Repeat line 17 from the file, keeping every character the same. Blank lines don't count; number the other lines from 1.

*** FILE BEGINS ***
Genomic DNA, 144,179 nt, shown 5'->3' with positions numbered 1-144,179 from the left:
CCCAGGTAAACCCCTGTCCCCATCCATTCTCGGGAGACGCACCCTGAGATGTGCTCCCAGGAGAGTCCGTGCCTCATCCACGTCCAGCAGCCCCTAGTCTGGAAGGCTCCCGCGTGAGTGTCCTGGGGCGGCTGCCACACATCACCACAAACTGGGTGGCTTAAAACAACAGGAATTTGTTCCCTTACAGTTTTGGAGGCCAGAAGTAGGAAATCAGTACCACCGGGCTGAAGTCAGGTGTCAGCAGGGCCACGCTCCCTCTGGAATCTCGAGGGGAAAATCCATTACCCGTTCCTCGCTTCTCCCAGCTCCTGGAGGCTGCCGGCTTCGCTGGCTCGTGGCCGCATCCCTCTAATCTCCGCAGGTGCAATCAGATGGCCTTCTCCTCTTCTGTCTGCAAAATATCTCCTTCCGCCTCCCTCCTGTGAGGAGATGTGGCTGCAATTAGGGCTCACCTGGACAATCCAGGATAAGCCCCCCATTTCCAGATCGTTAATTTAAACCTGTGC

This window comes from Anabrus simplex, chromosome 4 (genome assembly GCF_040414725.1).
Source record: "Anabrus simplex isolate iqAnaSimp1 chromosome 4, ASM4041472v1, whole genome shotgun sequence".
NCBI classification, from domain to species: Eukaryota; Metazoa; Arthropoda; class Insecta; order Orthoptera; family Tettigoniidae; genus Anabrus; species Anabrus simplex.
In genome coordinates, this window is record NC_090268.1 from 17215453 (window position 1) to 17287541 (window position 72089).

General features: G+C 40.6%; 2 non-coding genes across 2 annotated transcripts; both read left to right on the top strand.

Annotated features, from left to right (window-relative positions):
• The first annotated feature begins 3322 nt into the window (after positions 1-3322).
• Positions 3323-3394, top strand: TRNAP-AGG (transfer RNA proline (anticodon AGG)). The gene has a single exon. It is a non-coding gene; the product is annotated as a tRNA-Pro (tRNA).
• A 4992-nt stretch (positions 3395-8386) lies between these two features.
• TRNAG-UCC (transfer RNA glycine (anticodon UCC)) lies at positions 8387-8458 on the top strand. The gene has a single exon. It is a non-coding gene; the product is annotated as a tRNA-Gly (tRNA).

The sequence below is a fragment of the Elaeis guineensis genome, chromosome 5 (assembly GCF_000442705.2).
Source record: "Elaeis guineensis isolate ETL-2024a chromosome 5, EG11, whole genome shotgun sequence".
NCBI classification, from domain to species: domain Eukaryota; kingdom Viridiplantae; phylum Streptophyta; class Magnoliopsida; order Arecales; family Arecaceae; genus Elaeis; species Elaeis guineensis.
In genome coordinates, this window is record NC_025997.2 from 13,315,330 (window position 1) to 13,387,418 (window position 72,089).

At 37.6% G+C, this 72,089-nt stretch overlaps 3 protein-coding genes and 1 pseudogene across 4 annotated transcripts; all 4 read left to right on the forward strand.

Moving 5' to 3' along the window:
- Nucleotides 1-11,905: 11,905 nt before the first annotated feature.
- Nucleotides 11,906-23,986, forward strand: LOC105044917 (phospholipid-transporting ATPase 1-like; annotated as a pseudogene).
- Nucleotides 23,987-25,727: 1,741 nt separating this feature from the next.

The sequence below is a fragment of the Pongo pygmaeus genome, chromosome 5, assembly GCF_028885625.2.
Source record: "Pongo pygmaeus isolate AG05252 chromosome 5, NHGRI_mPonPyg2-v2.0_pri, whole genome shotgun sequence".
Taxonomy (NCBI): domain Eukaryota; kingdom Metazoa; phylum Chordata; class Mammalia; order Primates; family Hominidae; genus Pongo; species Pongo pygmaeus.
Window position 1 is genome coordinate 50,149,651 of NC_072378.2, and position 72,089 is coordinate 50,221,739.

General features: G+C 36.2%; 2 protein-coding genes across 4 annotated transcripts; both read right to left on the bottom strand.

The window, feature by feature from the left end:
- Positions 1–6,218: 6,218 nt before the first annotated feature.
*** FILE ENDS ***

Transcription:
At 37.6% G+C, this 72,089-nt stretch overlaps 3 protein-coding genes and 1 pseudogene across 4 annotated transcripts; all 4 read left to right on the forward strand.